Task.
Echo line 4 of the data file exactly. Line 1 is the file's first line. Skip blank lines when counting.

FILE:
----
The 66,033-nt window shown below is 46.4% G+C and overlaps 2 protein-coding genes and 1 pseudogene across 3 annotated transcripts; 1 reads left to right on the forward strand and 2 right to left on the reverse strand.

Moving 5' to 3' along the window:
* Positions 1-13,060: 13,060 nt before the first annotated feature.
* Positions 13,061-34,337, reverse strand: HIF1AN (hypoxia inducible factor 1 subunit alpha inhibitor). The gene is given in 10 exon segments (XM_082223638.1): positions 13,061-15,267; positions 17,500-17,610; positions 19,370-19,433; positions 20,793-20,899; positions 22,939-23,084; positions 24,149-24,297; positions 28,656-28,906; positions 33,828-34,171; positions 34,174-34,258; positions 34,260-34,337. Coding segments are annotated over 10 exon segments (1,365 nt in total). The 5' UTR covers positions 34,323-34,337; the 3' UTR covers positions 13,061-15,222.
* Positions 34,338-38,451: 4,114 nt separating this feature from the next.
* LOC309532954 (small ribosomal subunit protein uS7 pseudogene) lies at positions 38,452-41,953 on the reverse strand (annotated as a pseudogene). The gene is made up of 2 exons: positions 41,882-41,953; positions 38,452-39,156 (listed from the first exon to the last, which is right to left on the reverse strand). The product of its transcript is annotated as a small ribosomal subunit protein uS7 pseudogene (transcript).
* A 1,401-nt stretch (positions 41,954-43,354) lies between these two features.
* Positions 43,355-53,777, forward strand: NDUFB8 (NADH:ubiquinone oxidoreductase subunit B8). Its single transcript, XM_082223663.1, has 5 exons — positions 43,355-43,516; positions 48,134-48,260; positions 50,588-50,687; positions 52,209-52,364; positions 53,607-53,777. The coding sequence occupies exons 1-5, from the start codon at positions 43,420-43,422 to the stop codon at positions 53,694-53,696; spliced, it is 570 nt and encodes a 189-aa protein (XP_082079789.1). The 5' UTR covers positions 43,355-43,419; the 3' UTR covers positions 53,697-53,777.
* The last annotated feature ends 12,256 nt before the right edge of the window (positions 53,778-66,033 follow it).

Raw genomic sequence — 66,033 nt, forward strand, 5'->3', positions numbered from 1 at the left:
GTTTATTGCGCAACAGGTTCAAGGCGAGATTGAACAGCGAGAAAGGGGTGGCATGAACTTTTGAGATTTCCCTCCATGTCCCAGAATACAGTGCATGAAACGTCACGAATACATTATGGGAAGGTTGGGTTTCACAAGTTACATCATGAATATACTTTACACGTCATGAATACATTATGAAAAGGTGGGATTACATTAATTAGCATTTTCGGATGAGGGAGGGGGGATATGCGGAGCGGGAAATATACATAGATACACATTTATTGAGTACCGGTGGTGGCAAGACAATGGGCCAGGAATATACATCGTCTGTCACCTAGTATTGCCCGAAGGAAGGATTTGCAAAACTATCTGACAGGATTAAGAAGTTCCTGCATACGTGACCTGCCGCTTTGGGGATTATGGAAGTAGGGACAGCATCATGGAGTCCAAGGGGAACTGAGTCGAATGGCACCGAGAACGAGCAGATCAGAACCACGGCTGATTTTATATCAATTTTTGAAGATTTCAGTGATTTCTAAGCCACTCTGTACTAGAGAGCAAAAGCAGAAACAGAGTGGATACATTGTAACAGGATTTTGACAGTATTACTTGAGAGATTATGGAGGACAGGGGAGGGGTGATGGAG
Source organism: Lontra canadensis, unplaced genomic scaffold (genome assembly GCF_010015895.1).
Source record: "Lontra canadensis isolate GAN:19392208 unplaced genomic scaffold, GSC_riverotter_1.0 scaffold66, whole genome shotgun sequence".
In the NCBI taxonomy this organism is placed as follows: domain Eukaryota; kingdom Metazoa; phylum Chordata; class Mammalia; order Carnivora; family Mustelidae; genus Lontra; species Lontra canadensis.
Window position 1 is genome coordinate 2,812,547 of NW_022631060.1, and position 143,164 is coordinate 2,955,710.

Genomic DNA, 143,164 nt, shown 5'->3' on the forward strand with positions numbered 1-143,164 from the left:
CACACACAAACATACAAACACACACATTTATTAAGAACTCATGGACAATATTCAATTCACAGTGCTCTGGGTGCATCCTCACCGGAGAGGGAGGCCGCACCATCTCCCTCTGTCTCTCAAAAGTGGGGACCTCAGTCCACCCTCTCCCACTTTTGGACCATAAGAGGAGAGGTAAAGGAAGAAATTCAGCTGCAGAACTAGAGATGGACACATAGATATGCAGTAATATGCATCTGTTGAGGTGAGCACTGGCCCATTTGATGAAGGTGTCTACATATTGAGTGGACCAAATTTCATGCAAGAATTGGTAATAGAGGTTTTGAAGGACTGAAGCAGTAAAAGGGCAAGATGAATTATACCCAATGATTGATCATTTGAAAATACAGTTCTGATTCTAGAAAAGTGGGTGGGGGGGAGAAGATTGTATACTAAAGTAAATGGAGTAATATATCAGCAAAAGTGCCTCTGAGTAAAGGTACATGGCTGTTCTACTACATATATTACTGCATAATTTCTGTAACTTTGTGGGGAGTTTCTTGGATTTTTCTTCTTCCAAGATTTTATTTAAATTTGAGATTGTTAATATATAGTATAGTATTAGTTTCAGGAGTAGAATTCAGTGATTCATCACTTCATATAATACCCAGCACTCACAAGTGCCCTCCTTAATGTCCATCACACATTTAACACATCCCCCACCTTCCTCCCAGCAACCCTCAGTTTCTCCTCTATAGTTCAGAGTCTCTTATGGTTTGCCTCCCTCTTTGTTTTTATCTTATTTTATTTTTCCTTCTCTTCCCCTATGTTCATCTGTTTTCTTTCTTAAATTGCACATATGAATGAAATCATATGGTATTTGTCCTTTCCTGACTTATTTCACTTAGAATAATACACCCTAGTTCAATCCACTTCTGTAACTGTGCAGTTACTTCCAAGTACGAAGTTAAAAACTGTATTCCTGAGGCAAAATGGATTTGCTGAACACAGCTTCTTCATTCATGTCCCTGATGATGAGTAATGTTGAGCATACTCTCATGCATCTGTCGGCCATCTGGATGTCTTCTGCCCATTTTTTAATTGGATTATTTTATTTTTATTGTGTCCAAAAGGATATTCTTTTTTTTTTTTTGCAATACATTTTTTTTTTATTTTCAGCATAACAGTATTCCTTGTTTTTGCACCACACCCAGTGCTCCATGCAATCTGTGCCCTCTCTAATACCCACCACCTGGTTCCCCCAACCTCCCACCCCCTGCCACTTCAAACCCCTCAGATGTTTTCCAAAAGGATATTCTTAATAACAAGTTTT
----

* Positions 13,061-34,337, reverse strand: HIF1AN (hypoxia inducible factor 1 subunit alpha inhibitor). The gene is given in 10 exon segments (XM_082223638.1): positions 13,061-15,267; positions 17,500-17,610; positions 19,370-19,433; positions 20,793-20,899; positions 22,939-23,084; positions 24,149-24,297; positions 28,656-28,906; positions 33,828-34,171; positions 34,174-34,258; positions 34,260-34,337. Coding segments are annotated over 10 exon segments (1,365 nt in total). The 5' UTR covers positions 34,323-34,337; the 3' UTR covers positions 13,061-15,222.